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This question already has an answer here:

So far this is my code, what i am trying to do is say i input 1 2 3 for the fist vector and 9 8 7 for the second vector, i want it do print our 1 9 2 8 3 7. but i cant figure it out, can someone point me onto the right direction. Thank you in advance.

#include <iostream>
#include <algorithm> 
#include <vector>

using namespace std;

vector<int> append(vector<int> a, vector<int> b)
{
    int n = a.size();
    int m = b.size();
    vector<int> c(n + m);
    int i;

    for (i = 0; i < n; i++)
        c[i] = a[i];

    for (i = 0; i < m; i++)
        c[n + i] = b[i];

    return c;
}

vector<int> merge(vector<int> a, vector<int> b) 
{
    int n = a.size();
    int m = b.size();
    vector<int> c(n + m);
    int i;

    for (i = 0; i < n; i++)
        c[i] = a[i];

    for (i = 0; i < m; i++)
        c[n + i] = b[i];

    return c;
}

vector<int> merge_sorted(vector<int> a, vector<int> b)
{

    int n = a.size();
    int m = b.size();
    vector<int> c(n + m);
    int i;

    for (i = 0; i < n; i++)
        c[i] = a[i];

    for (i = 0; i < m; i++)
        c[n + i] = b[i];

return c;
}

int main()
{
    cout << "Please enter a set of numbers, insert -1 when done.\n";
    vector<int>a;
    bool more = true;
    while (more)
    {
        int n;
        cin >> n;
        if (n == -1)
            more = false;
        else
            a.push_back(n);
   }


    cout << "Please enter another set of numbers, insert -1 when done.\n";
    vector<int>b;
    more = true;
    while (more)
   {   
        int m;
        cin >> m;
        if (m == -1)
        more = false; 
        else 
        b.push_back(m);
    }

   vector<int>d = append(a,b);
    {

        int i;
    cout << "Appended: ";
        for (i= 0; i < d.size(); i++)

        cout << d[i] << " ";
    cout << "\n";
}

vector<int>r = merge(a,b);
{
  cout << "Merged: ";

  vector<int> all_nodes(a.size() + b.size());

  sort(a.begin(), a.end());
      sort(b.begin(), b.end());

      merge(a.begin(), a.end(), b.begin(), b.end(), all_nodes.begin());
  cout << "\n";
}

    vector<int>z = merge_sorted(a,b);
{

    a.insert( a.end(), b.begin(), b.end() );
    sort( a.begin(), a.end() );

        cout << "Sorted: ";

    for (vector<int>::iterator it = a.begin(); it != a.end(); ++it)
        cout << *it << " ";
    } 
}
share|improve this question

marked as duplicate by TemplateRex, Nicholas Wilson, joce, Anand Shah, eandersson Apr 13 '13 at 17:07

This question has been asked before and already has an answer. If those answers do not fully address your question, please ask a new question.

Assuming both the vectors of same size

vector<int> vec1;
vector<int> vec2;
vector<int> result;

vec1.push_back(1);
vec1.push_back(2);
vec1.push_back(3);

vec2.push_back(7);
vec2.push_back(8);
vec2.push_back(9);

int nsize = vec1.size();//Take any one vector;
int j = 0;
for(int i=0;i<nsize;i++)
{
  result.push_back(vec1[i]);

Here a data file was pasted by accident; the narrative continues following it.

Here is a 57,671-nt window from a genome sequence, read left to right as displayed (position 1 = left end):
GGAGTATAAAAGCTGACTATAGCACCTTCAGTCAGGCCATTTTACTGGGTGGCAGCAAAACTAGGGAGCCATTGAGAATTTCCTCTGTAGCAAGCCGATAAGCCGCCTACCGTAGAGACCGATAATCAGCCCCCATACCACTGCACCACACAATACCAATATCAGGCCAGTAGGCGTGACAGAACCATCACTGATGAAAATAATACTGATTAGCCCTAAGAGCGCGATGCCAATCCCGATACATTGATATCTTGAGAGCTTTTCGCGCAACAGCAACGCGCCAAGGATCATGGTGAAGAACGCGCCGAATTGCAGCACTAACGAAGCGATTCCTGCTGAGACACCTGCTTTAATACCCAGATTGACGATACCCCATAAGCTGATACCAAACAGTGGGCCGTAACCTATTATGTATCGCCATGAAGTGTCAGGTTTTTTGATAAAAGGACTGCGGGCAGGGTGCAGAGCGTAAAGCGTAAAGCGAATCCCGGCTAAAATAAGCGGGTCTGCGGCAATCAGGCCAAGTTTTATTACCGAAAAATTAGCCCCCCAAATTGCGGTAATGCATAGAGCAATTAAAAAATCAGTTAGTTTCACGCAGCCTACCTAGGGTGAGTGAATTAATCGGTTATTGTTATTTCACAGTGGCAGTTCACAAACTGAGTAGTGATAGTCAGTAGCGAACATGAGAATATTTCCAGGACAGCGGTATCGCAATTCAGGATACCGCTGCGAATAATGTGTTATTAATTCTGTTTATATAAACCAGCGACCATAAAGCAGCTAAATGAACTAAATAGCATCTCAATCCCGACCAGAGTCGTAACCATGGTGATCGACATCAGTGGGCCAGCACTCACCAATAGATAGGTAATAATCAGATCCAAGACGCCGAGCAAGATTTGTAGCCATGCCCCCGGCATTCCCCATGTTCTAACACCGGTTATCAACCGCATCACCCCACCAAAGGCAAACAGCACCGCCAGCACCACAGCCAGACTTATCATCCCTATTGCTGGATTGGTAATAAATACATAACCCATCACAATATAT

result.push_back(vec2[i]);
}
share|improve this answer
    
This wouldn't work as written, result.size() is still zero. You either need to change the loop to use .push_back() or call result.resize(2*nsize); before the loop. – GuyGreer Apr 13 '13 at 6:51
    
do a push_back to result vec... – shivakumar Apr 13 '13 at 6:58

Your merge code is exactly the same as your append code. How is that going to work? The other issue you haven't considered is how a merge works when you have vectors of unequal size. You can't solve this problem until you ask yourself that question.

Something like this might be what you need. The important difference is that there is only one loop. The other difference is that I use push_back to build up the vector instead of trying to precalculate it's size. That's a little more natural for this algorithm I think.

vector<int> merge(vector<int> a, vector<int> b) 
{
    int n = a.size();
    int m = b.size();
    vector<int> c;
    int i;

    for (i = 0; i < n || i < m; i++)
    {
        if (i < n)
           c.push_back(a[i]);
        if (i < m)
           c.push_back(b[i]);
    }
    return c;
}
share|improve this answer
    
you can still use c.reserve(n+m) to avoid excessive reallocations – TemplateRex Apr 13 '13 at 6:55
    
@rhalbersma, yes good point – john Apr 13 '13 at 6:56
1  
and keep i local to the loop, and pass a and b by const reference – TemplateRex Apr 13 '13 at 7:03
    
what is the difference between this piece of code and mine? your way is just another way of writing what i wrote. – William Duron Apr 13 '13 at 7:09
    
@WilliamDuron I don't know how to say this, but my code is completely different from yours. One difference is that mine does a merge, while your's does not. Try both and you will see. If you can't understand why they're not the same then I think you need to review some C++ basics. How loops work, and how if statements work for instance. – john Apr 13 '13 at 19:22

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